So I'm sure you could think of lots of examples (though you don't offer any) of humour arising from comparison or dissonance of cultures. But an example of humour, that we find funny, that simply mocks a minority group's accepted beliefs and attitudes from the outside?

by afew (afew(a in a circle)eurotrib_dot_com) on Tue Jan 8th, 2013 at 08:55:23 AM EST
[ Parent ]
Yes, the comic, to survive, needs to create a bond with a particular audience via a particular channel (channel used in the pro sense of a system of delivering and receiving messages. So pigeon post would be a channel!)

As I said there are minority groups everywhere. Many comedians do characters - I surely don't have to name them? - and typically the act will at least partly mock the attitudes and beliefs of the adopted stereotyped minority: the scouser, the punk, the minister of silly walks, the welsh, the cockney, the Staines crew etc etc.

And of course mocking humour formed a very important of WWII, at least as far as the British were concerned.

As usual here at ET it's the inexact or unshared meanings of words that cause many a trip up the garden path. 'Mocking' comes to me as a tad nasty, but usually understood by both ends of the dialogue. It is not far up from teasing or joshing as the temperature of invective rises.

In Funland, bullying is mobbing (translated), which seems to me a milder version of bullying.

But back to the point: IMO, though there are usually sharper cultural differences across borders, there are lots of minorities (cultural isolates) within national cultures. Thus I am referring to all examples of minorities within, and without national boundaries, whereas I realise now that you were referring back to the main thrust of the previous diary. It wasn't a very useful diary and conversation, but there were some issues that came up that I thought worthy of further discussion.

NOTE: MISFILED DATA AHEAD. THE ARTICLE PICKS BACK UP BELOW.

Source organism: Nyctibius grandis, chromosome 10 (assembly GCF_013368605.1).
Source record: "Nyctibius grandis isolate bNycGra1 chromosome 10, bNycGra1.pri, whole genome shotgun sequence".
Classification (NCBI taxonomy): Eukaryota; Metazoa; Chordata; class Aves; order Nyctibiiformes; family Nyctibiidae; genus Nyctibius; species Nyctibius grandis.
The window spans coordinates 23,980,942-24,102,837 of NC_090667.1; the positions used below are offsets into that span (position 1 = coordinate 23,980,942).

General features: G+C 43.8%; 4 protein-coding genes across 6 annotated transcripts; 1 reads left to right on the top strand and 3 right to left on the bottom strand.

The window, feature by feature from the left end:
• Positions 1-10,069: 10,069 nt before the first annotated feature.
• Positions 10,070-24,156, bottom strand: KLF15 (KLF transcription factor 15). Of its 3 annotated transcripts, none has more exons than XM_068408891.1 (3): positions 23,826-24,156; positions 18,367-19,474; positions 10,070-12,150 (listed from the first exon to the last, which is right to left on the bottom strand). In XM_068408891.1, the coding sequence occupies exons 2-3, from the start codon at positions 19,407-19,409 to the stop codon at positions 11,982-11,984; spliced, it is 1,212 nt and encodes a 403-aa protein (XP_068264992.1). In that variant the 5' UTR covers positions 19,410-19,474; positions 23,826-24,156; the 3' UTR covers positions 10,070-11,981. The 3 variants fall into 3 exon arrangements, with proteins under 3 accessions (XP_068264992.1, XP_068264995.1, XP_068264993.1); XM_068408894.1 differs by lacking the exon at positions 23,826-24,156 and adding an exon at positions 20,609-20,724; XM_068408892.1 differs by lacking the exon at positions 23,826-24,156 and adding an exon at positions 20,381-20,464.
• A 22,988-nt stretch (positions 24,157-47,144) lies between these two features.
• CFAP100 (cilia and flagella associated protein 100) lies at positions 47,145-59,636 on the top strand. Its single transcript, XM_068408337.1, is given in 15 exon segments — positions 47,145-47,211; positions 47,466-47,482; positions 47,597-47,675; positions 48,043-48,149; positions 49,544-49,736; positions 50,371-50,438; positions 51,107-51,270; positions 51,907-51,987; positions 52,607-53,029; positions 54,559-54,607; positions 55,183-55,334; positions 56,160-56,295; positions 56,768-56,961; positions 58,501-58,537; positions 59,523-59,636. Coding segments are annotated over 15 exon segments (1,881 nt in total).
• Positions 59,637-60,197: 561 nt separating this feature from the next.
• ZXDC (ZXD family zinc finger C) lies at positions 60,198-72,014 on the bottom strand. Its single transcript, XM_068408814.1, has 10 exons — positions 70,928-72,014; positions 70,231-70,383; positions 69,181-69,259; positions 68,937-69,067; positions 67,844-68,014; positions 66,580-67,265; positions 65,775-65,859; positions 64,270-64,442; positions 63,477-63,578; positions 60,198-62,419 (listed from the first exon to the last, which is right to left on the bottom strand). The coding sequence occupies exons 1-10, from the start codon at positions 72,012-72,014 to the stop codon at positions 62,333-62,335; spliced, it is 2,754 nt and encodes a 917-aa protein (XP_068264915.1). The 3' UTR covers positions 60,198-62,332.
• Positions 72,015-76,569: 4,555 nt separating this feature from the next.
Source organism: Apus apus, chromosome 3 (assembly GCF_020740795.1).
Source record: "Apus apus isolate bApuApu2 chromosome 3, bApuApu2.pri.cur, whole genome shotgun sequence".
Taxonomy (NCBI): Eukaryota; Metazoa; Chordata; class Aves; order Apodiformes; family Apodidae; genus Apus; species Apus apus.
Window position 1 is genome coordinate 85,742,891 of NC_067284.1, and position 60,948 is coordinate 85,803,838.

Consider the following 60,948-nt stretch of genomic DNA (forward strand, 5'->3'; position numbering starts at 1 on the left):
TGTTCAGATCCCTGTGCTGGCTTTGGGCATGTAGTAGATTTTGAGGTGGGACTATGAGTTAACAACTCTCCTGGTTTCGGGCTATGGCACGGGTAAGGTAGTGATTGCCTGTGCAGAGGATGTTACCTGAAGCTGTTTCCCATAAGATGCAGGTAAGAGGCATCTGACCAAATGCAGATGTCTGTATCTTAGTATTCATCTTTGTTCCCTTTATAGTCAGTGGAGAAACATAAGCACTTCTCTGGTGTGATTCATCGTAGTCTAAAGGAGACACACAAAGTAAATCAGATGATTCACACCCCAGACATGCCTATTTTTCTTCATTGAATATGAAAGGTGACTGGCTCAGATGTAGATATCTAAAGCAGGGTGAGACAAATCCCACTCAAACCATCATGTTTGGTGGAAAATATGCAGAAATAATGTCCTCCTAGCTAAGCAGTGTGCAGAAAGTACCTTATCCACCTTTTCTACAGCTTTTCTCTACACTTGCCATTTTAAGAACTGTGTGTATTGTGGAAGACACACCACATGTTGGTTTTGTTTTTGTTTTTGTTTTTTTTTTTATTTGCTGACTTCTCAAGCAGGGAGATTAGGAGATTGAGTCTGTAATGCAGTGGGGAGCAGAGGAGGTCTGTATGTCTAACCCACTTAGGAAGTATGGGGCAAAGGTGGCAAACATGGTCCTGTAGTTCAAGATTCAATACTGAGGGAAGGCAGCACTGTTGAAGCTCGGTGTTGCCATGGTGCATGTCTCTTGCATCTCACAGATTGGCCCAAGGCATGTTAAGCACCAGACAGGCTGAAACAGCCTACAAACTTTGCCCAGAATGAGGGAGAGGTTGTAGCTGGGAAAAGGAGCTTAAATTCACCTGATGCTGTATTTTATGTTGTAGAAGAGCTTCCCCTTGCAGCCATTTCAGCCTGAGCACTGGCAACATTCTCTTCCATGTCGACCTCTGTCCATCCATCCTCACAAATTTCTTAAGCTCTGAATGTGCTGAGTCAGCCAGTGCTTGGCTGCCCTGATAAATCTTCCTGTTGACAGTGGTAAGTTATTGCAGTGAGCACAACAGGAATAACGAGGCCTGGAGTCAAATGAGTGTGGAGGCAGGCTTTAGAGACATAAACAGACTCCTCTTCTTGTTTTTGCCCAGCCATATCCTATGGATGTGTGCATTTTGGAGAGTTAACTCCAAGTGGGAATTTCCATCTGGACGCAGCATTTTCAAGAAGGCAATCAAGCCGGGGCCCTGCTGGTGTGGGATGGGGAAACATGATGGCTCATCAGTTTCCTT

Perhaps we can no longer enjoy the sometimes vicious mocking of political cartoons of the past that were full of the kind of racial stereotyping (mocking) you are talking about. But to me, a cartoon of a Islamic man with a beard with a bomb in his turban is no different from the Pope depicted with young boys. Those cartoons speak to power (misuse of), and thus to leaders who promote, defend or conceal gross acts against a society. The 'collateral damage' is that millions of followers take offense because they think it depicts them personally. My guess is that the Danish cartoon was addressed to an internal audience (which includes a minority who might see themselves as depicted), and the actual worldwide effect of dissemination was not at all predicted.

On the whole though I am in favour of total freedom of expression - except where against the laws of the particular jurisdiction where the freedom is expressed ;-).

You can't be me, I'm taken

by Sven Triloqvist on Tue Jan 8th, 2013 at 11:21:13 AM EST
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I think it is much more basic, Sven. The same speech act can be interpreted as friendly banter or as an unfriendly act. It depends if the relations are friendly or unfriendly, not on the speech act. The relations are part of the message.
by Katrin on Tue Jan 8th, 2013 at 11:34:37 AM EST
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Yes, but you shouldn't read other people's mail.

You can't be me, I'm taken
by Sven Triloqvist on Tue Jan 8th, 2013 at 03:58:28 PM EST
[ Parent ]
The sloppy encryption was too tempting.
by Katrin on Tue Jan 8th, 2013 at 04:13:05 PM EST
[ Parent ]